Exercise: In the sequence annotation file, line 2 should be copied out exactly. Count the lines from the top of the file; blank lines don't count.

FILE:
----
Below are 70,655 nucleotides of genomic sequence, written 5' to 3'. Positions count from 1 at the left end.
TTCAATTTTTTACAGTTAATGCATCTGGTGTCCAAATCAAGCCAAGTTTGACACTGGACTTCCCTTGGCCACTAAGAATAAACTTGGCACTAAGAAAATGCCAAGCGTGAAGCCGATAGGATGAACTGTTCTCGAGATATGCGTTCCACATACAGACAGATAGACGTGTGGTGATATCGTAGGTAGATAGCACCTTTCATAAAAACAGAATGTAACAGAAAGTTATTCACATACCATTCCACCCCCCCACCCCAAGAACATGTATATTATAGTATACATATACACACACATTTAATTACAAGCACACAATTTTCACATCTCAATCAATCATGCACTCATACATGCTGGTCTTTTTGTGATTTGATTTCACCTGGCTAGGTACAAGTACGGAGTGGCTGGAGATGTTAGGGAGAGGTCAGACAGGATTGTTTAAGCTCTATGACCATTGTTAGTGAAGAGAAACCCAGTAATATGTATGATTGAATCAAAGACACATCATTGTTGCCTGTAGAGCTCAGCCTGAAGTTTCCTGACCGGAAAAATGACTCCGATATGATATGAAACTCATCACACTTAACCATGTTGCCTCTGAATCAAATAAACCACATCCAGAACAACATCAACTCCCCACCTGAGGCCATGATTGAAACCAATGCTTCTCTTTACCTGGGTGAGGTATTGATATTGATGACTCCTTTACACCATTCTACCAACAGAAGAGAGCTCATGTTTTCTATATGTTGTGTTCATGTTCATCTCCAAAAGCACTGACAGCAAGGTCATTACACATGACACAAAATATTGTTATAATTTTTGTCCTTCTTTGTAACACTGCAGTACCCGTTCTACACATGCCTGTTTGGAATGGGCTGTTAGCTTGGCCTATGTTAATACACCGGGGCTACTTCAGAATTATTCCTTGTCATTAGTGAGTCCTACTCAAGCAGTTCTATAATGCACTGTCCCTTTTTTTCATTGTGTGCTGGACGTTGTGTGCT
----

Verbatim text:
TTCAATTTTTTACAGTTAATGCATCTGGTGTCCAAATCAAGCCAAGTTTGACACTGGACTTCCCTTGGCCACTAAGAATAAACTTGGCACTAAGAAAATGCCAAGCGTGAAGCCGATAGGATGAACTGTTCTCGAGATATGCGTTCCACATACAGACAGATAGACGTGTGGTGATATCGTAGGTAGATAGCACCTTTCATAAAAACAGAATGTAACAGAAAGTTATTCACATACCATTCCACCCCCCCACCCCAAGAACATGTATATTATAGTATACATATACACACACATTTAATTACAAGCACACAATTTTCACATCTCAATCAATCATGCACTCATACATGCTGGTCTTTTTGTGATTTGATTTCACCTGGCTAGGTACAAGTACGGAGTGGCTGGAGATGTTAGGGAGAGGTCAGACAGGATTGTTTAAGCTCTATGACCATTGTTAGTGAAGAGAAACCCAGTAATATGTATGATTGAATCAAAGACACATCATTGTTGCCTGTAGAGCTCAGCCTGAAGTTTCCTGACCGGAAAAATGACTCCGATATGATATGAAACTCATCACACTTAACCATGTTGCCTCTGAATCAAATAAACCACATCCAGAACAACATCAACTCCCCACCTGAGGCCATGATTGAAACCAATGCTTCTCTTTACCTGGGTGAGGTATTGATATTGATGACTCCTTTACACCATTCTACCAACAGAAGAGAGCTCATGTTTTCTATATGTTGTGTTCATGTTCATCTCCAAAAGCACTGACAGCAAGGTCATTACACATGACACAAAATATTGTTATAATTTTTGTCCTTCTTTGTAACACTGCAGTACCCGTTCTACACATGCCTGTTTGGAATGGGCTGTTAGCTTGGCCTATGTTAATACACCGGGGCTACTTCAGAATTATTCCTTGTCATTAGTGAGTCCTACTCAAGCAGTTCTATAATGCACTGTCCCTTTTTTTCATTGTGTGCTGGACGTTGTGTGCT